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What The Increased Interest Rates Mean for Millennials

The Federal Reserve has finally raised its interest rate. The impact on savings accounts won't be huge, at least for now. However, with the December increase, the fed funds rate - which has been circling zero for the last six years - went up a quarter percent.

Though this is a baby step, bigger changes could come in 2016 if the Fed continues to raise rates. So here's what millennial savers and borrowers should do about it.


Cash deposits

Most savings account pay a fraction of a percent in interest which is probably not going to change anytime soon. To get a bigger savings yield, use online banks, credit unions and community banks that offer high-yield savings accounts - nearly 1 percent today.

Credit cards

A fed move nearly always means a credit card rate change will follow. Expect a higher rate on your card within one to two billing cycles. Start to tackle your card balance now, before higher rates make that more difficult.

Try to find cards with zero percent balance-transfer offers. They're usually good for up to 18 months. But, as rates go up that period will shrink to about 12 months.

Student loans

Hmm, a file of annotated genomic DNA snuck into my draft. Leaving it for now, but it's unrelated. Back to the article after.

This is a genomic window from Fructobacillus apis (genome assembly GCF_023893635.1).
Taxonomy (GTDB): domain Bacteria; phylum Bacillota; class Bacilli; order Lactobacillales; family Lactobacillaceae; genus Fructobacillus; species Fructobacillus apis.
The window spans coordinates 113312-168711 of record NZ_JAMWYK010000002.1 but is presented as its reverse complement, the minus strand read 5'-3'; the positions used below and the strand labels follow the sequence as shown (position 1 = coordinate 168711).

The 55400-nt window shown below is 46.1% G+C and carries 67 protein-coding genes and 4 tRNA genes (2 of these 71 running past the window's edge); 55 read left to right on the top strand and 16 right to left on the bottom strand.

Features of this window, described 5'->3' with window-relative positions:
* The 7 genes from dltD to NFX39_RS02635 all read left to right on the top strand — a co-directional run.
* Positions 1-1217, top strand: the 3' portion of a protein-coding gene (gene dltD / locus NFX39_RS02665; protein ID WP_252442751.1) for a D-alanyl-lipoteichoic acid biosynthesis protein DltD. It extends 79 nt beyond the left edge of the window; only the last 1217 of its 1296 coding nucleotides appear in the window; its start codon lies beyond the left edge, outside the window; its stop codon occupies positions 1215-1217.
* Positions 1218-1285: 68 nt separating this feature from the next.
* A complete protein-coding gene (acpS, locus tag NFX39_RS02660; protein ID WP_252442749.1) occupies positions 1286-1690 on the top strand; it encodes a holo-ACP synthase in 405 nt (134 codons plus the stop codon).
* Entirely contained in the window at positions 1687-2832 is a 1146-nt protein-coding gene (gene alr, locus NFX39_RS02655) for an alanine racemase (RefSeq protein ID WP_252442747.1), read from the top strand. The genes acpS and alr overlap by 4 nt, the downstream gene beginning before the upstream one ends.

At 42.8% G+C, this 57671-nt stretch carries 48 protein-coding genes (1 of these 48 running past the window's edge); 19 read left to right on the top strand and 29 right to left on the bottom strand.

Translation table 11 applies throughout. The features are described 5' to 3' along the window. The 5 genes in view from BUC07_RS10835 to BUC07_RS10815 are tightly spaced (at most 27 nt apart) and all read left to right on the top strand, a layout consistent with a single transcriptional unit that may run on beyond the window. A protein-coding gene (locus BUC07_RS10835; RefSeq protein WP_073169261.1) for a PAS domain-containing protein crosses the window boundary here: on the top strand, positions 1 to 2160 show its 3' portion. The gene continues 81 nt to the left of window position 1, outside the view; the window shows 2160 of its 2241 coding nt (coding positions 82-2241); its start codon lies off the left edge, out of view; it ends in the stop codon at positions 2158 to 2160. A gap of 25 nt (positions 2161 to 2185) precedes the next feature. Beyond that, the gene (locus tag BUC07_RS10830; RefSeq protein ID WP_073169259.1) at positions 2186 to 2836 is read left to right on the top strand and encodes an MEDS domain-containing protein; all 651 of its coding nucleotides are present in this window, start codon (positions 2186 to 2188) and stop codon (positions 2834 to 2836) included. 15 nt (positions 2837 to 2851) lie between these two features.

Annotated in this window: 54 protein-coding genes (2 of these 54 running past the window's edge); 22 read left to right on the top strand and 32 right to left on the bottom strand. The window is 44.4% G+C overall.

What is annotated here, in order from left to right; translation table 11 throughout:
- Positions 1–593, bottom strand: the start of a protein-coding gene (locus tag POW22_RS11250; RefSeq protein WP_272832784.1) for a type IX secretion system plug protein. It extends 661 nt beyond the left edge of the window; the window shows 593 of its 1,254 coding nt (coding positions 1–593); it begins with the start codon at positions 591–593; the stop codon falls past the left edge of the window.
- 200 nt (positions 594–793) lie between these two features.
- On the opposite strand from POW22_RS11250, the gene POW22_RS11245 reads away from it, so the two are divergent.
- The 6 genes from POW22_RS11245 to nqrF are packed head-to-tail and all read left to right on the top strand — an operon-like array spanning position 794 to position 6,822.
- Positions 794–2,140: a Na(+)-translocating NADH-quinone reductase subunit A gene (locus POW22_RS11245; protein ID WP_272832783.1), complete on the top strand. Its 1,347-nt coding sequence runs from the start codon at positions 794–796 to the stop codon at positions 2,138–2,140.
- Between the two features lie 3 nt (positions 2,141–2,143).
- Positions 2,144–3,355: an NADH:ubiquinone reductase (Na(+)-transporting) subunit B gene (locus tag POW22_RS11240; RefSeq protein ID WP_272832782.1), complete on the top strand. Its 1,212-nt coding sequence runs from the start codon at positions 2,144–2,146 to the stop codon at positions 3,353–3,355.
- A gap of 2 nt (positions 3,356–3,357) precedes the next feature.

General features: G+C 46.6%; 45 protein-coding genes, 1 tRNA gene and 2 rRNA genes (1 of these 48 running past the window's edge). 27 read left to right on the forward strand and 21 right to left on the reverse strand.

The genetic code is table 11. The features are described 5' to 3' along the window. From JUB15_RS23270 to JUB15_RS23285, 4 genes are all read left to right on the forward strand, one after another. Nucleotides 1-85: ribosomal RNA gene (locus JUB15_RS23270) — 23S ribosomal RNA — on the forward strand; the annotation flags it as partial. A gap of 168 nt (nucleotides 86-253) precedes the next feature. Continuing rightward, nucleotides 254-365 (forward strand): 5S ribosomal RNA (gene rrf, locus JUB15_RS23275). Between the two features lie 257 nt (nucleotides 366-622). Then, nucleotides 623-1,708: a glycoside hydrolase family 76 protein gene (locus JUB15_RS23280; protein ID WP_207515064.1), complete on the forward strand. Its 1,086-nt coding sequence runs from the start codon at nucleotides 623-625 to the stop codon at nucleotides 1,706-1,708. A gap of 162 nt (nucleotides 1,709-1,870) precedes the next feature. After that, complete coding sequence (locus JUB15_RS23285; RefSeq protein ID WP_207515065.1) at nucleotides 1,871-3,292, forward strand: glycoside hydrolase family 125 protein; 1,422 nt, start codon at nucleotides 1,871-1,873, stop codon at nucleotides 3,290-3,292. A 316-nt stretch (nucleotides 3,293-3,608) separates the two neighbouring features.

Thankfully, the interest rate on federal student loans is fixed, With private student loans, the rate will increase within the next billing cycle or so if you have a variable-rate loan.

However, the increase to your monthly payment will be small. A borrower with a $10,000 loan and a 5 percent interest rate will pay about $1.25 more per month after the Fed' quarter point hike. Variable rate private student loans are still about three to four percent cheaper than their fixed-rate equivalents.

If you're planning to pay off your loan in the next few years, stick with a variable rate.  But, either way next year new borrowers applying for student loans should expect higher costs.

Home loans

If you have a fixed-rate mortgage you don't have to worry about higher payments. A borrower with an adjustable mortgage rate will see a payment increase almost immediately if they're out of the fixed-rate period.

If you plan to stay in your house for several more years it may be a good time to refinance into a fixed-rate loan. If not, hold on to your ARM.

The average rate on a 5/1 ARM is 3.19 percent today. A 30-year fixed rate loan charges 4.02 percent.

So according to experts an ARM with a fixed-rate period matching your timeframe is your best bet.